• Content Type: Journal Article
  • Institution: German Institute of Global and Area Studies
  • Abstract: We examine the distribution and consequences of postmaterialist value orientations among national legislators in Brazil. Using data collected in the Brazilian Legislative Survey in 2013, we undertake the first systematic study of postmaterialism within the National Congress and the party system and map the materialist/postmaterialist scale onto other salient divisions within the political class. We present five main findings. First, political elites evince vastly higher commitment to postmaterialism than the mass public. Second, Brazilian political elites drawn from constituencies with higher human development are more postmaterialist than their counterparts in other constituencies. Third, within the political class, the materialist/post- materialist cleavage overlaps in important ways with the left–right cleavage. Fourth, although postmaterialism successfully predicts elite attitudes on a number of “new politics” issues that are unrelated to the construction of the postmaterialist scale itself, postmaterialism is a poor predictor of voting behavior on the Congressional floor. Fifth, as others before us, we find institutional factors to be better predictors of legislative voting behavior in the Brazilian context.
  • Topic: Legislation, Elites, Postmaterialism , Political Class
  • Political Geography: Brazil, South America, Latin America
  • Author: Valentin Figueroa
  • Publication Date: 04-2016
  • Content Type: Journal Article
  • Institution: German Institute of Global and Area Studies
  • Abstract: In this paper, I use a slightly modified version of the Becker– Stigler model of corrupt behavior to explain bureaucratic political in- volvement. Since bureaucrats prefer higher rewards and not to support losing candidates, we expect them to become politically involved near elections – when rewards are expected to be higher, and information more abundant. Taking advantage of a natural experiment, I employ differences-in-means and differences-in-differences techniques to esti- mate the effect of electoral proximity on the political involvement of justices of the peace in the city of Buenos Aires in 1904. I find a large, positive, and highly local effect of electoral proximity on their political involvement, with no appreciable impact in the months before or after elections.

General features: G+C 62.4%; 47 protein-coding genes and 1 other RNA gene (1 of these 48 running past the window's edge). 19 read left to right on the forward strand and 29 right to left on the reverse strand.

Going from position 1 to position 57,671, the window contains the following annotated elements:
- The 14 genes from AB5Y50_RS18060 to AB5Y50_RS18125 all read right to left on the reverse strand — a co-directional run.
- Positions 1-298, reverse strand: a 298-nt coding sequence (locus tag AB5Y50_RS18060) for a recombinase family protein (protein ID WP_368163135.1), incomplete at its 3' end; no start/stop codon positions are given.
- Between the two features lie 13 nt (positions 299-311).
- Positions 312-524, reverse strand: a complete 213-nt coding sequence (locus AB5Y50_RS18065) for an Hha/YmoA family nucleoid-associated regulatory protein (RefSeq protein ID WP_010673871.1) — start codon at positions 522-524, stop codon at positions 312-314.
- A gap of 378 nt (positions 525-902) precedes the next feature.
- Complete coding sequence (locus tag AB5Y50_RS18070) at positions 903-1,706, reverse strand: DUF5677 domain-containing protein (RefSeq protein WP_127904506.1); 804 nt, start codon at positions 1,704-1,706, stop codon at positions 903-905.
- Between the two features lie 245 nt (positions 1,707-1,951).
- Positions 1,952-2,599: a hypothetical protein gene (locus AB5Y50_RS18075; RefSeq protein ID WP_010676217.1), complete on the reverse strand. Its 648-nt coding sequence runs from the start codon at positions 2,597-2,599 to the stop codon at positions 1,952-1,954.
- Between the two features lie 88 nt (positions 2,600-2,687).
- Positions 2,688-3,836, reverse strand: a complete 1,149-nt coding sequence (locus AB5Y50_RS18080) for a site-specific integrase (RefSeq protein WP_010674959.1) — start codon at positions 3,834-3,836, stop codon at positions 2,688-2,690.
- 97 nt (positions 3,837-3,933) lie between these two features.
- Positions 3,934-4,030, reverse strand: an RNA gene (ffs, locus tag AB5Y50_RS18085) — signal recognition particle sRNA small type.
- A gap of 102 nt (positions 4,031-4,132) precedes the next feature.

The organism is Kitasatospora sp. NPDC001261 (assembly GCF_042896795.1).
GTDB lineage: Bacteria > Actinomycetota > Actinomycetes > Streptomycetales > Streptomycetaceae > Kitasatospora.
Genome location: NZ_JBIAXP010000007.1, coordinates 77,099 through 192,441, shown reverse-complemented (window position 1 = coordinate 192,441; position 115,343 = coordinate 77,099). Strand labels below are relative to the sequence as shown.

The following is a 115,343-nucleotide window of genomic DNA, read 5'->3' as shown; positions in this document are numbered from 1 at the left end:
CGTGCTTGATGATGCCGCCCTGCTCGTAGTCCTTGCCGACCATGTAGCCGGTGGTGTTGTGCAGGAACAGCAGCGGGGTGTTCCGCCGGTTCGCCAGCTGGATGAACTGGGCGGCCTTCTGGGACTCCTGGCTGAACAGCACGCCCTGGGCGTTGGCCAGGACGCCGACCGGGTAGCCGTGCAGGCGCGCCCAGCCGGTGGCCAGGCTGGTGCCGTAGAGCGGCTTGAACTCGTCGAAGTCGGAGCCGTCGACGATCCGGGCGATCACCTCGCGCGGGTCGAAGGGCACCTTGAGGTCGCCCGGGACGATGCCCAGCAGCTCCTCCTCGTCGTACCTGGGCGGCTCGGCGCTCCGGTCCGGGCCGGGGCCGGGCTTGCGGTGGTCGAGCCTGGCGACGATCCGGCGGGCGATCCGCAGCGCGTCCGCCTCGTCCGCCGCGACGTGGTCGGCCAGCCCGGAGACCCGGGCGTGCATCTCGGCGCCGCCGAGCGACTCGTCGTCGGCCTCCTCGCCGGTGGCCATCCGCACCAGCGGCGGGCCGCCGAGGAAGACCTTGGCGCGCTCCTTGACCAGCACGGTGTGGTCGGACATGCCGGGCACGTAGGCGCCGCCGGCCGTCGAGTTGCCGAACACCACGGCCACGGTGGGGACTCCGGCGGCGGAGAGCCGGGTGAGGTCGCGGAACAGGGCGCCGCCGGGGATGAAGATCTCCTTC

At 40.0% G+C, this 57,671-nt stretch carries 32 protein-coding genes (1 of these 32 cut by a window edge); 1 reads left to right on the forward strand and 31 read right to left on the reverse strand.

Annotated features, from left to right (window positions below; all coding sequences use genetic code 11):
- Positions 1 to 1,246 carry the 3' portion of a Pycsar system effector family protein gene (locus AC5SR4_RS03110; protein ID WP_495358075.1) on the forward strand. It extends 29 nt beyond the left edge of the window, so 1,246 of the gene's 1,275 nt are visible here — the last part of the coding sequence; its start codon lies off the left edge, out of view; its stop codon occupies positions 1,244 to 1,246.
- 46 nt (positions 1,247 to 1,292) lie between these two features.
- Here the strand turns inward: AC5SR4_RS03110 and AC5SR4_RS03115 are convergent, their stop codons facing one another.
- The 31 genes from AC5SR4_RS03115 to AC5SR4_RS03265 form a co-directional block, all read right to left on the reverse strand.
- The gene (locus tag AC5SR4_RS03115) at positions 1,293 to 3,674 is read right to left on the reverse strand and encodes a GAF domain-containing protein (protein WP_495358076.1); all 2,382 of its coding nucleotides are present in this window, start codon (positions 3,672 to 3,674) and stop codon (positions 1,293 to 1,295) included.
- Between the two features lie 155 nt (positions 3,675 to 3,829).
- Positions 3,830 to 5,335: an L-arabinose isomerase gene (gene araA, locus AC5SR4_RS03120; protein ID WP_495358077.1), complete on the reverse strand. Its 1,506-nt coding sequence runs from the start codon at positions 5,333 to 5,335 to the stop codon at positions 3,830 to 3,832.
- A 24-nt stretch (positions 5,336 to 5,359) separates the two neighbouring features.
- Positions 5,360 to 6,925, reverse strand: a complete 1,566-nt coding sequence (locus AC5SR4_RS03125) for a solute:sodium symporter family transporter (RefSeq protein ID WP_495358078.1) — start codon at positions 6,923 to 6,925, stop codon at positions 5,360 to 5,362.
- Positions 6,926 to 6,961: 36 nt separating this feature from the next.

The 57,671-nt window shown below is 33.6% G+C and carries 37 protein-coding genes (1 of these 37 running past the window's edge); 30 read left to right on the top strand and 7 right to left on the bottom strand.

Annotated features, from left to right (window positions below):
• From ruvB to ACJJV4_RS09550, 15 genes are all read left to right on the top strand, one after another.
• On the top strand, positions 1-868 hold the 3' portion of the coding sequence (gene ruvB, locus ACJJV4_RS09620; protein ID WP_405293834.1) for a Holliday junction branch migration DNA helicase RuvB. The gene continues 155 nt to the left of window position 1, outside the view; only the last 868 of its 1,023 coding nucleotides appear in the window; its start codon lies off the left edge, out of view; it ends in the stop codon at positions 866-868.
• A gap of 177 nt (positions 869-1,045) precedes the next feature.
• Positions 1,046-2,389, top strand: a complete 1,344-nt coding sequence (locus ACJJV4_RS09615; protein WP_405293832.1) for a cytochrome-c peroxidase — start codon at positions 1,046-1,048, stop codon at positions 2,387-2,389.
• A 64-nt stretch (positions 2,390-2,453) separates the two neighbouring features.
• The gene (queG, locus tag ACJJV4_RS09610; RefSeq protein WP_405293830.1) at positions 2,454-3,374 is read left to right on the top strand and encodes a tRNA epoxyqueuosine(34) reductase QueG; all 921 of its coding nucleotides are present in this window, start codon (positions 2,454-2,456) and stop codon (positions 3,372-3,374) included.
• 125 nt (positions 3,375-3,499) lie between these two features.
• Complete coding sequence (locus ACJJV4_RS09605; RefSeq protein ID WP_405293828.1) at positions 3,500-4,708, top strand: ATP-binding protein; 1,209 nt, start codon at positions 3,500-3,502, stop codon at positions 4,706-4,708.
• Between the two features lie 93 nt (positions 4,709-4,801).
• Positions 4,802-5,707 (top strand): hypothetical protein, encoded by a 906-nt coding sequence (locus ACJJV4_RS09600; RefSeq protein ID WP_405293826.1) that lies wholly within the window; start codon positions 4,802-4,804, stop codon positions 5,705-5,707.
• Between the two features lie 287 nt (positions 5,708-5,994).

• Topic: Corruption, Elections, Justice, Bureaucracy
  • Political Geography: Argentina, South America, Latin America
  • Author: Jean Francois Mayer
  • Publication Date: 04-2016
  • Content Type: Journal Article
  • Institution: German Institute of Global and Area Studies
  • Abstract: The literature addressing market dynamics typically assumes that reforming labor legislation has a direct impact on economic perfor- mance, the configuration of labor markets, and the strength of labor organizations. Within this literature one prevalent school of thought advocates flexibilizing labor laws as the key to creating economic pros- perity, enhancing labor productivity, increasing formal sector employ- ment, and successfully fighting poverty and socioeconomic inequality. I test these assumptions by analyzing the case of Brazil between 1995 and 2010. My findings suggest that reforms seeking to flexibilize the Brazilian labor code do not significantly change the country’s labor market or economy. I propose that transformations in international economic con- texts as well as differing policy orientations of successive Brazilian feder- al governments may hold more explanatory power in accounting for labor market changes during this time period.
  • Topic: Labor Issues, Reform, Employment, Legislation